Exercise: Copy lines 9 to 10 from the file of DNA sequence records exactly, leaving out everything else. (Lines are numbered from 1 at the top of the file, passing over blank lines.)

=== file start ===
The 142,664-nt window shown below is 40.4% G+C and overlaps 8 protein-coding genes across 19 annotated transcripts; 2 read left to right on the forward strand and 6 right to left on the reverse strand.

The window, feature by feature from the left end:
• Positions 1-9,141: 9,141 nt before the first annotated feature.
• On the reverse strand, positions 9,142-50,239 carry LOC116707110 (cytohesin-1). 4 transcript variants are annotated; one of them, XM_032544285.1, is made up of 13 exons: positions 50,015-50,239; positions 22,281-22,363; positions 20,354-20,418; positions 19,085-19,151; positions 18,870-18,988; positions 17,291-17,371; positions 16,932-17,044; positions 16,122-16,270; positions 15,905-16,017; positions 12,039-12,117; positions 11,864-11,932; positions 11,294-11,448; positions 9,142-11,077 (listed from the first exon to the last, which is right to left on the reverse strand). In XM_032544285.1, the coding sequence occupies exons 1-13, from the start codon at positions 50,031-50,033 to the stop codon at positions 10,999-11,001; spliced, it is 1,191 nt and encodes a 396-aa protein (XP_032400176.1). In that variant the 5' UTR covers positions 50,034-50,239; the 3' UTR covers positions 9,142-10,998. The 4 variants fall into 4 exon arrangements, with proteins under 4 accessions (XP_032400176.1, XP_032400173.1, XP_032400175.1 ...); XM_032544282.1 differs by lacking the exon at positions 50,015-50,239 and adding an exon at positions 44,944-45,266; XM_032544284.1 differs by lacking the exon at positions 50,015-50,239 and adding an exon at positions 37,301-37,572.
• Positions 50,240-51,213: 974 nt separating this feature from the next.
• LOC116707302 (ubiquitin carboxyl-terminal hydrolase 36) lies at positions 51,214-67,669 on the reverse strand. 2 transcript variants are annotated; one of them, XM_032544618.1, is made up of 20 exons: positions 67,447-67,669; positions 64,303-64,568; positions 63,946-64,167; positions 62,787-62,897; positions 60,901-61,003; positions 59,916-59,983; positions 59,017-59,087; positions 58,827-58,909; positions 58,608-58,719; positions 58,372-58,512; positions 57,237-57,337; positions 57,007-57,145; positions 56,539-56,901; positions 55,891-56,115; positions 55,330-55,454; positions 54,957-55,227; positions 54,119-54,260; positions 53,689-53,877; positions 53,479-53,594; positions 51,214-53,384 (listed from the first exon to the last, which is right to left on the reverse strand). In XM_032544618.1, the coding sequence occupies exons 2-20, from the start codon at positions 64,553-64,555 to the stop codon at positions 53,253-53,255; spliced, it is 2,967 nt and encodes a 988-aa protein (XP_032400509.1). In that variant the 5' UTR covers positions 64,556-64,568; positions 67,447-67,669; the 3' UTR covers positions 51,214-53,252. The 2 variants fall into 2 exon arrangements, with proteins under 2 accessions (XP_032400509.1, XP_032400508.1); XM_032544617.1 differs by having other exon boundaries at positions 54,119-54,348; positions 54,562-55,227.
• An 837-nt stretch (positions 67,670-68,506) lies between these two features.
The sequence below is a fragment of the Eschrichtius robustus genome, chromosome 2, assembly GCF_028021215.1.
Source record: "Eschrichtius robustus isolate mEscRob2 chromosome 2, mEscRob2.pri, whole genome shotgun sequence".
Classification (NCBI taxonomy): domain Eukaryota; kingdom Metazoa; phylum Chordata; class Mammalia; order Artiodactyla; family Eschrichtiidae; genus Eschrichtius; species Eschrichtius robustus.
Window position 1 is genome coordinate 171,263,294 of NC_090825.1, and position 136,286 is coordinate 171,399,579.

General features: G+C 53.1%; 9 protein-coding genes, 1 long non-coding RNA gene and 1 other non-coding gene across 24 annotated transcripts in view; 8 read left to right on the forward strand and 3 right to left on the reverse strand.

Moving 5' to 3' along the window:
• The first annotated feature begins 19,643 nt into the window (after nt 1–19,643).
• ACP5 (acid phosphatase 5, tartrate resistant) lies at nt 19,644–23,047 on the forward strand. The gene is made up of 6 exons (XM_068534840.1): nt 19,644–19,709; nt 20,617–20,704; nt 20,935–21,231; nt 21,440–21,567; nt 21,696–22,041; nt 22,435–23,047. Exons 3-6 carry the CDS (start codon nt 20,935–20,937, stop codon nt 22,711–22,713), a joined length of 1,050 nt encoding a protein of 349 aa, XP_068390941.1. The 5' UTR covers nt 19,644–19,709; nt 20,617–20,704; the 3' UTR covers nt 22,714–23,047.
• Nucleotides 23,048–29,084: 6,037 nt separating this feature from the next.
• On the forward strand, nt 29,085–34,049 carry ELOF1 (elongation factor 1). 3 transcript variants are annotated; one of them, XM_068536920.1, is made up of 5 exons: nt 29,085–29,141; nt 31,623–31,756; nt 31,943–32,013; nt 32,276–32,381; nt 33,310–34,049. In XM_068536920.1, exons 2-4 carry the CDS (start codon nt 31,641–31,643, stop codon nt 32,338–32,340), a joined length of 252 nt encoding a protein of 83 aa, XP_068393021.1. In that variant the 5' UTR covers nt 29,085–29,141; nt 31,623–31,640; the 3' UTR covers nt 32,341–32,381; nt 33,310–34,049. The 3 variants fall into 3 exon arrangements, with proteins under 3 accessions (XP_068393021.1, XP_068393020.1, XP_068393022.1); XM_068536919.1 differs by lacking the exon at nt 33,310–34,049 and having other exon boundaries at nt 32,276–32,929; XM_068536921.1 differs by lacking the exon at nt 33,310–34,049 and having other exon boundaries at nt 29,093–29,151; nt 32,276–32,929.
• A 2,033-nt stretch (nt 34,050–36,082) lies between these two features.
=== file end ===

Source record: "Eschrichtius robustus isolate mEscRob2 chromosome 2, mEscRob2.pri, whole genome shotgun sequence".
Classification (NCBI taxonomy): domain Eukaryota; kingdom Metazoa; phylum Chordata; class Mammalia; order Artiodactyla; family Eschrichtiidae; genus Eschrichtius; species Eschrichtius robustus.